Biggest offshore wind farm in the US gets the go-ahead

The Biden admin approved a project off the New Jersey coast that will generate enough renewable power for up to half a million homes. It could be online by 2025.
By Akielly Hu

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President Biden points at a chart comparing the size of offshore wind turbines to the empire state building and Eiffel Tower
(Drew Angerer/Getty Images)

This story was first published by Grist.

The Biden administration has approved what will be the nation’s largest offshore wind farm, a sprawling 98-turbine complex that is sure to boost a burgeoning energy sector widely seen as essential to reaching the nation’s climate goals.

The new Ocean Wind 1 project, developed by the Danish energy company Ørsted, will be built about 15 miles off the coast of New Jersey and generate 1,100 megawatts of electricity — enough to power up to 500,000 homes. It is the third proposal of its kind approved by the Biden administration, following Vineyard Wind off the coast of Massachusetts and South Fork Wind east of Long Island, New York.

Since Day One, the Biden-Harris administration has worked to jump-start the offshore wind industry across the country,” Interior Secretary Deb Haaland said in a press release announcing the decision. Today’s approval for the Ocean Wind 1 project is another milestone in our efforts to create good-paying union jobs while combating climate change and powering our nation.”

The project advanced despite significant controversy over offshore wind development in the last year. Some Republican lawmakers argue the industry will harm tourism, and they blame it for a recent spate of whale deaths. But officials at the National Oceanic and Atmospheric Administration say there is no evidence linking the fatalities to offshore turbines. The federal agency instead points to other, more likely causes, such as climate change and collisions with ships.

Congressional Republicans and local nonprofits opposed to these projects have launched campaigns and lawsuits to halt their development — many of them backed by oil and gas companies. Fast Company traced funding for efforts to stop Vineyard Wind and other offshore wind projects to the Texas Public Policy Foundation and the Caesar Rodney Institute. Both receive money from the likes of ExxonMobil, Chevron and Koch Industries.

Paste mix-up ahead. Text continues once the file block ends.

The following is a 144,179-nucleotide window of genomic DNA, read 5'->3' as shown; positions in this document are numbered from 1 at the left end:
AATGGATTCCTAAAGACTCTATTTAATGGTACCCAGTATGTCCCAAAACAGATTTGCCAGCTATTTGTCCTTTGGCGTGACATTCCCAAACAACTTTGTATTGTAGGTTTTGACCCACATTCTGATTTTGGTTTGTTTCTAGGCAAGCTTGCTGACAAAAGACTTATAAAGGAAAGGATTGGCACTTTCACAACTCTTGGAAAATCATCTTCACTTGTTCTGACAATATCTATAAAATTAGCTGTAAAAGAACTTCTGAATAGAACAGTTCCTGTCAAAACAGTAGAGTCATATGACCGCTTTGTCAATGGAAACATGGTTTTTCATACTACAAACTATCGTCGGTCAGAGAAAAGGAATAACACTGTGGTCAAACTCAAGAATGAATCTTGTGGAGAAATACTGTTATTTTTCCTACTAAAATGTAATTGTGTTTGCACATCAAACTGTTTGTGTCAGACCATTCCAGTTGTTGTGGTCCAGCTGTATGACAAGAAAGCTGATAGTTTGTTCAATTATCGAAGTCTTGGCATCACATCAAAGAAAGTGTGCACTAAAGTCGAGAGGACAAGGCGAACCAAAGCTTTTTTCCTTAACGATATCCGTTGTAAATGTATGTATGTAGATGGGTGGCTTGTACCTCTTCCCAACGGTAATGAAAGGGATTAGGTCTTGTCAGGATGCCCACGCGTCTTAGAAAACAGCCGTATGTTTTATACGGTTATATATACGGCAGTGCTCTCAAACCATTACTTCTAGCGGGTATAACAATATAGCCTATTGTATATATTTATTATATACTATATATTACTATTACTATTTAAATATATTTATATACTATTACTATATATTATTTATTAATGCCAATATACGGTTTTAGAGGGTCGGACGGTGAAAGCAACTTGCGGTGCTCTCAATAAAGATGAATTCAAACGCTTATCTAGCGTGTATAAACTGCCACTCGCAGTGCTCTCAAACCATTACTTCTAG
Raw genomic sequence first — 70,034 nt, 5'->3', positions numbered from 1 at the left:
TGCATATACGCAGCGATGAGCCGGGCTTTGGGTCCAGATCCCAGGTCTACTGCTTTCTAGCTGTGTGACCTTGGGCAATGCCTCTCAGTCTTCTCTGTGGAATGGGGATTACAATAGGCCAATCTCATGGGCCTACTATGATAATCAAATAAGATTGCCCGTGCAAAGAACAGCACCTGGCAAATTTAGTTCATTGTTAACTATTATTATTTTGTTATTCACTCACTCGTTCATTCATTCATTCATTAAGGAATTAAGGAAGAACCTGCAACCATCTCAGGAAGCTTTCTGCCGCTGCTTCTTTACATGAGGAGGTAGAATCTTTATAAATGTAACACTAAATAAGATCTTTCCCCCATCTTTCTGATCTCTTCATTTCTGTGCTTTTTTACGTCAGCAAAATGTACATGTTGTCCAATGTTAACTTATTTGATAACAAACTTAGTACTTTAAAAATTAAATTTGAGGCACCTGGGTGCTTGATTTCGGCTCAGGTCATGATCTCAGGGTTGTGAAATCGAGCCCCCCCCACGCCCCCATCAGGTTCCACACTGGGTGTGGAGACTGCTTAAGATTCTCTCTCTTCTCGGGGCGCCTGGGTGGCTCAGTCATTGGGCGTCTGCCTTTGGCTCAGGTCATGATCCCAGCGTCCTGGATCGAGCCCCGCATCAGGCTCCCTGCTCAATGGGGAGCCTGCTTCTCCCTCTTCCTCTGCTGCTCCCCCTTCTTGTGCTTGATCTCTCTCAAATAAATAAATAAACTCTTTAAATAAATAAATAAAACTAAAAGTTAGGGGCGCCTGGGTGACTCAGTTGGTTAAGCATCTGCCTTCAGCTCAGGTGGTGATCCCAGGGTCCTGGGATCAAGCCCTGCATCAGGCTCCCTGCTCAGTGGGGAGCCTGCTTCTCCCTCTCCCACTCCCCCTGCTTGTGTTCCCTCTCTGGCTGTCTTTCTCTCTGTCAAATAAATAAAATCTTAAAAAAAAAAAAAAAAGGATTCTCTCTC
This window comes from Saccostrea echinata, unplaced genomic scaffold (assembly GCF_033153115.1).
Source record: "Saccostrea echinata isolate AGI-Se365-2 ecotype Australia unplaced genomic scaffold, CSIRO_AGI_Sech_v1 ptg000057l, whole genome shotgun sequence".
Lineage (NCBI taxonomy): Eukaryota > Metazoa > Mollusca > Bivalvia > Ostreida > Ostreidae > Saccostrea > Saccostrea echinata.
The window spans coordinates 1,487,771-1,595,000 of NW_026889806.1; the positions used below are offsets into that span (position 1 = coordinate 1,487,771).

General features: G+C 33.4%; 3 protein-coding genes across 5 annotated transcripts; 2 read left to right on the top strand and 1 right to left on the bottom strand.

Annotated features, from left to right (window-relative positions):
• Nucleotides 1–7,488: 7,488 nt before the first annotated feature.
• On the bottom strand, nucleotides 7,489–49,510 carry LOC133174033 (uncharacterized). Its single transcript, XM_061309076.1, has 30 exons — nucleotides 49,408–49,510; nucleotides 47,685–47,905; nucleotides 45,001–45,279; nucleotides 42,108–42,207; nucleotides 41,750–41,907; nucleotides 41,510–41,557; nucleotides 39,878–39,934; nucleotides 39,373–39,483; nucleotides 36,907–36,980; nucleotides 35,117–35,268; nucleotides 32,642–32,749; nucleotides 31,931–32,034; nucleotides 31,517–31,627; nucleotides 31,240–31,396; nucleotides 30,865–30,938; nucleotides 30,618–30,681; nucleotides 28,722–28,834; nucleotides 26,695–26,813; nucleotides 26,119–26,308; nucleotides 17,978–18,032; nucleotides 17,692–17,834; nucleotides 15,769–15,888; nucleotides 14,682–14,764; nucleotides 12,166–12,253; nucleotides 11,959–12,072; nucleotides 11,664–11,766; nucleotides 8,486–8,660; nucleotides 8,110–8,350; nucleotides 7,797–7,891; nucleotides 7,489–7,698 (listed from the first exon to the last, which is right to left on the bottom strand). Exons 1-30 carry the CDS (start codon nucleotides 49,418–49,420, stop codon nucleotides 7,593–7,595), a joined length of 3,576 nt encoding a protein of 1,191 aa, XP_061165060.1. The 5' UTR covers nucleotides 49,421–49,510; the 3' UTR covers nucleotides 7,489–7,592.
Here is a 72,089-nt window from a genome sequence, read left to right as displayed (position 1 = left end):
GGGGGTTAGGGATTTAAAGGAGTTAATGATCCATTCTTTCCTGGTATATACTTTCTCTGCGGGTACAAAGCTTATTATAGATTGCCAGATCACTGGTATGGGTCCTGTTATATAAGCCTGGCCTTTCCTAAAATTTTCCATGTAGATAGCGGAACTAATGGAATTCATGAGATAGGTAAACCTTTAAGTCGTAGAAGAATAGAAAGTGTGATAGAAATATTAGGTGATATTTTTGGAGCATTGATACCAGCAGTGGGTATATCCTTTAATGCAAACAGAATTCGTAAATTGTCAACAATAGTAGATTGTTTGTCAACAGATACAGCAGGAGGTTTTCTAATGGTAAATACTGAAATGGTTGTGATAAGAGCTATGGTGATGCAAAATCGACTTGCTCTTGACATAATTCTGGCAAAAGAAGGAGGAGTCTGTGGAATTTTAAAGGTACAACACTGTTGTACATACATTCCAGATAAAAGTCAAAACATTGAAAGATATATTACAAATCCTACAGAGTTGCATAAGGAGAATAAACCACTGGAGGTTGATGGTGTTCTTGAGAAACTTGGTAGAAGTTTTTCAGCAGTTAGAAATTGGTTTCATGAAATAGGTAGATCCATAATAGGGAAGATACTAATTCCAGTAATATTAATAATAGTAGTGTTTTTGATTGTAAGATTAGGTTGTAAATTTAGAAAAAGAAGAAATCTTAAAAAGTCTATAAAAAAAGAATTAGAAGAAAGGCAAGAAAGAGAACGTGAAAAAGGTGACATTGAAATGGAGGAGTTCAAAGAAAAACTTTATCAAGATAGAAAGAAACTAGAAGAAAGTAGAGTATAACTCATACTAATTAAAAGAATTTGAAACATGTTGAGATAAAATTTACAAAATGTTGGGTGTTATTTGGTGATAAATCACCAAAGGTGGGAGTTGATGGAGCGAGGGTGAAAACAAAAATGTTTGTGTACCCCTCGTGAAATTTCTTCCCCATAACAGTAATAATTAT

Meanwhile, the Biden administration calls offshore wind a key source of clean energy and jobs as the nation transitions off fossil fuels. President Biden has set a national goal of installing 30 gigawatts of offshore wind by 2030, enough to power 10 million homes. The federal Bureau of Ocean Energy Management hopes to review 16 projects by 2025.

Department of Energy officials say expanding the sector will take advantage of the stronger, more consistent winds that blow over seas, where the rapidly maturing technology produces more electricity per turbine than onshore farms. While the U.S. only has two offshore wind farms up and running, one near Rhode Island and the other off the coast of Virginia, the U.K., China, Germany and other nations heavily rely on them.

The Bureau of Ocean Energy Management estimates that during its development and three years of construction, Ocean Wind 1 will create more than 3,000 jobs. Along the Gulf Coast, the offshore wind industry has already become an economic lifeline” for workers displaced from the declining oil and gas sector. According to the Department of Energy, an offshore operation in the Gulf could create 4,500 jobs during construction and 150 permanent operations jobs.

Ocean Wind 1 is expected to become operational by late 2024 or early 2025

Akielly Hu is a freelance climate reporter and a former news and politics fellow at Grist.